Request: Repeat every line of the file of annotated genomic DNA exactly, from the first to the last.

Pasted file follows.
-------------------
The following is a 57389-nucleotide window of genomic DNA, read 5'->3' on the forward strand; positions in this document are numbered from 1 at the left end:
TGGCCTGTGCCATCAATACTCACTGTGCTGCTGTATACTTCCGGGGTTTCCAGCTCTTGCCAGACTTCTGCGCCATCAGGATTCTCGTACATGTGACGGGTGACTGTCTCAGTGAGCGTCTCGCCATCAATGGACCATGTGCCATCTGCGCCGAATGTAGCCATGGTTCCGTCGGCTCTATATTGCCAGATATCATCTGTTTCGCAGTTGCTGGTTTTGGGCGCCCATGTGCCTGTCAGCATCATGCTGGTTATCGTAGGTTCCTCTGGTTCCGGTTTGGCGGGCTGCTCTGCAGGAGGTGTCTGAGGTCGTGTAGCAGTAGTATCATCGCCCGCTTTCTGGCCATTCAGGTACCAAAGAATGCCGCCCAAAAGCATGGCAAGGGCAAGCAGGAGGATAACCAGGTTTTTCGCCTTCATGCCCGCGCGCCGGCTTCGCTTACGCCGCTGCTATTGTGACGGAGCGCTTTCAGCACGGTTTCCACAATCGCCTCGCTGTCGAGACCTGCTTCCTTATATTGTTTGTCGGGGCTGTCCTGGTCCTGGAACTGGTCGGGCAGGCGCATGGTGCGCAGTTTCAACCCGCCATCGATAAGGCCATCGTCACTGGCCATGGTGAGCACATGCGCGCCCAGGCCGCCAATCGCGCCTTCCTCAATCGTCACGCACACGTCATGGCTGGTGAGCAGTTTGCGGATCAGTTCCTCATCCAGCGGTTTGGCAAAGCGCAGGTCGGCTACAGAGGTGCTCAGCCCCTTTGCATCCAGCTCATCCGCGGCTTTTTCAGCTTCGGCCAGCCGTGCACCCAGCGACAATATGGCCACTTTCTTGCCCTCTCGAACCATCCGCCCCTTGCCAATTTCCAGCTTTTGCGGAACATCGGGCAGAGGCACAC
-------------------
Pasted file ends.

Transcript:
The following is a 57389-nucleotide window of genomic DNA, read 5'->3' on the forward strand; positions in this document are numbered from 1 at the left end:
TGGCCTGTGCCATCAATACTCACTGTGCTGCTGTATACTTCCGGGGTTTCCAGCTCTTGCCAGACTTCTGCGCCATCAGGATTCTCGTACATGTGACGGGTGACTGTCTCAGTGAGCGTCTCGCCATCAATGGACCATGTGCCATCTGCGCCGAATGTAGCCATGGTTCCGTCGGCTCTATATTGCCAGATATCATCTGTTTCGCAGTTGCTGGTTTTGGGCGCCCATGTGCCTGTCAGCATCATGCTGGTTATCGTAGGTTCCTCTGGTTCCGGTTTGGCGGGCTGCTCTGCAGGAGGTGTCTGAGGTCGTGTAGCAGTAGTATCATCGCCCGCTTTCTGGCCATTCAGGTACCAAAGAATGCCGCCCAAAAGCATGGCAAGGGCAAGCAGGAGGATAACCAGGTTTTTCGCCTTCATGCCCGCGCGCCGGCTTCGCTTACGCCGCTGCTATTGTGACGGAGCGCTTTCAGCACGGTTTCCACAATCGCCTCGCTGTCGAGACCTGCTTCCTTATATTGTTTGTCGGGGCTGTCCTGGTCCTGGAACTGGTCGGGCAGGCGCATGGTGCGCAGTTTCAACCCGCCATCGATAAGGCCATCGTCACTGGCCATGGTGAGCACATGCGCGCCCAGGCCGCCAATCGCGCCTTCCTCAATCGTCACGCACACGTCATGGCTGGTGAGCAGTTTGCGGATCAGTTCCTCATCCAGCGGTTTGGCAAAGCGCAGGTCGGCTACAGAGGTGCTCAGCCCCTTTGCATCCAGCTCATCCGCGGCTTTTTCAGCTTCGGCCAGCCGTGCACCCAGCGACAATATGGCCACTTTCTTGCCCTCTCGAACCATCCGCCCCTTGCCAATTTCCAGCTTTTGCGGAACATCGGGCAGAGGCACAC